American Apparel Worker Says CEO Rubbed Dirt on Face
(NEW YORK) -- A former American Apparel store manager is suing CEO Dov Charney, saying he was verbally and physically abusive to the point of rubbing dirt in his face and now the company is trying to muzzle him.
Michael Bumblis, 24, of Inglewood, Calif., said he was hired in March 2009 and rose up the ranks, eventually becoming store manager over an American Apparel retail store in Malibu before being fired on July 24 "and not given a reason."
"No employee deserves to be treated in this manner," said Bumblis' attorney, Illan Heimanson. "Mr. Charney has abused his position and power, and in doing so, he has flaunted employment laws established to protect employees like Mr. Bumblis."
He is alleging assault, battery, intentional infliction of emotional distress, violation of civil rights, discrimination and harassment based on sexual orientation and religious affiliation and wrongful termination.
Bumblis claims he became "increasingly agitated and anxious at work, was unable to fully concentrate and was increasingly absent from work due to his anxiety and distress."
Peter Schey, attorney for Charney and American Apparel, said Bumblis "was recently terminated by American Apparel for reasons fully consistent with company policy. To protect the rights of former employees, we do not comment publicly on the reasons for terminations."
Schey said the allegations in the lawsuit are "false."
According to the lawsuit filed in Los Angeles Superior Court on Nov. 29, Bumblis said Charney would "periodically" visit the store, "usually on an hour's notice," and he would "occasionally" see Charney at managers' meetings at the company's headquarters in downtown Los Angeles.
One of the first encounters in which Bumblis said he felt "threatened" by Charney began at a Las Vegas convention in February. Bumblis said Charney greeted him when he was standing with an unnamed woman.
Later in April, Bumblis said Charney called him and "launched into an expletive ridden diatribe," asking if he was "banging that girl you were with in Vegas" and berated him for having "negative same store sales."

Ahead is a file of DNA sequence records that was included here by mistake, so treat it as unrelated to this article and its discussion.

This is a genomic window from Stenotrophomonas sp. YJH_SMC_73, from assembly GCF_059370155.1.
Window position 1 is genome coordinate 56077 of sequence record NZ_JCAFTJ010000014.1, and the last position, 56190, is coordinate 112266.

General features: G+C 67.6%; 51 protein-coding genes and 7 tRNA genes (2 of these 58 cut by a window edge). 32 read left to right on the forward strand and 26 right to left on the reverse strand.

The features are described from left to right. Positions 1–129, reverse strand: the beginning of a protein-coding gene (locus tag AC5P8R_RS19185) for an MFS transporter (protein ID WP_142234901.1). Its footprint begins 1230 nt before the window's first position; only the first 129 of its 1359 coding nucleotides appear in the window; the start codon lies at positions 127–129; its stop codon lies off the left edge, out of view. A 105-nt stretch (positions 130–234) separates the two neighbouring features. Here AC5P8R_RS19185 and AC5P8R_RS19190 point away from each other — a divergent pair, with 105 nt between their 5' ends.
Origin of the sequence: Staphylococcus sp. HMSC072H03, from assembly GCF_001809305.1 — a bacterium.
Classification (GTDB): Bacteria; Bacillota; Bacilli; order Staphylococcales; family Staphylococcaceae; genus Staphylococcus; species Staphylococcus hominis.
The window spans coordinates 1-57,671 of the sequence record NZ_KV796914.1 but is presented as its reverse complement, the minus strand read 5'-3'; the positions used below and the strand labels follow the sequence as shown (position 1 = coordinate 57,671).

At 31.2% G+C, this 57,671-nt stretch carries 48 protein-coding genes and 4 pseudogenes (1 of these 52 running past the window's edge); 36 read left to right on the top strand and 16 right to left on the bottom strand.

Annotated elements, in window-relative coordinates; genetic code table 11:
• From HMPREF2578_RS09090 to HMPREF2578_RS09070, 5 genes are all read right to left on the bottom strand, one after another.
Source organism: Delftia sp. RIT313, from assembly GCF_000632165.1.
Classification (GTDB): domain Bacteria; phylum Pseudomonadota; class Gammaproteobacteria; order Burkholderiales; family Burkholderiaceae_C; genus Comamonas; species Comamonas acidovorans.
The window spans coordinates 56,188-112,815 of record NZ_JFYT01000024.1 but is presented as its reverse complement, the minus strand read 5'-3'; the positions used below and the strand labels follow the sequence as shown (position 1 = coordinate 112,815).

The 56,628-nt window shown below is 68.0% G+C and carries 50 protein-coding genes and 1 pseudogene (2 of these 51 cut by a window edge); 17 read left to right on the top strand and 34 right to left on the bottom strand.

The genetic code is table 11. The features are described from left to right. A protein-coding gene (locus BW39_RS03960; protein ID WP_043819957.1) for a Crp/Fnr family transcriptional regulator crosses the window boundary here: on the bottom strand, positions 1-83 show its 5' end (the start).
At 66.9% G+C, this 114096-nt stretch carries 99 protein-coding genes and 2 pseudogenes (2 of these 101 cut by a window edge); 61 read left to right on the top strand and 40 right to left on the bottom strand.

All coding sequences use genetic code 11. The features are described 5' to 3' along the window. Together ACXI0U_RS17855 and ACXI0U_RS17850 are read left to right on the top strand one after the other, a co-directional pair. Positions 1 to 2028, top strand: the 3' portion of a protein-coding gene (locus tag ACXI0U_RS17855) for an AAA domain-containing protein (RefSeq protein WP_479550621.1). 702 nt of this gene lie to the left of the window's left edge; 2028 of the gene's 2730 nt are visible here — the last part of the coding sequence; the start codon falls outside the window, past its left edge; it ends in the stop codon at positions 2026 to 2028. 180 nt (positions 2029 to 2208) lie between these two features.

Bumblis claims Charney said, "You should have been f****** fired months ago," and called him slurs related to being Jewish and gay, though Bumblis says he is neither.
On one occasion when Charney came to inspect construction work on the store Bumblis managed, the CEO went to a second-story make-shift stock room that was not completed. After an alleged argument about the store's new inventory system, Bumblis said Charney "dove" at him, "grabbed" his throat with both hands "and began to forcibly squeeze [Bumblis'] throat in an attempt to choke or strangle" him, according to the suit.
Later during that visit, the suit states, Charney noticed dirt in a narrow space between a fitting room wall and the store wall and called to Bumblis saying, "Come here! Look how disgusting you are."
"Rub it on your face," Charney allegedly said, then "proceeded to scoop up the dirt and forcibly attempt to rub the dirt on plaintiff's face," the suit states.
"The allegations in this lawsuit are false and Mr. Bumblis and his lawyers know that any complaints the company may have against Mr. Bumblis, or complaints he may have against the company, are to be addressed in binding arbitration, not in the media or the courts," Schey said in a statement. "In addition to the conduct that led to his termination, Mr. Bumblis has also violated his written agreement to arbitrate any disputes with the company. We will shortly initiate arbitration against Mr. Bumblis and have no doubt that the court will require that he join the arbitration proceedings where we expect the company's claims against him will be upheld."
Bumblis acknowledges in his suit that he signed as a condition of employment a "Mandatory Arbitration and Mediation Agreement" and an "At Will Employment Confidentiality Agreement." The suit states that the latter contains a provision of liquidated damages of $1 million "chargeable against any employee that reveals virtually any detail of their employment."
The suit states that these agreements "bar employees from voicing grievances, filing complaints and exercising their rights to protected speech."
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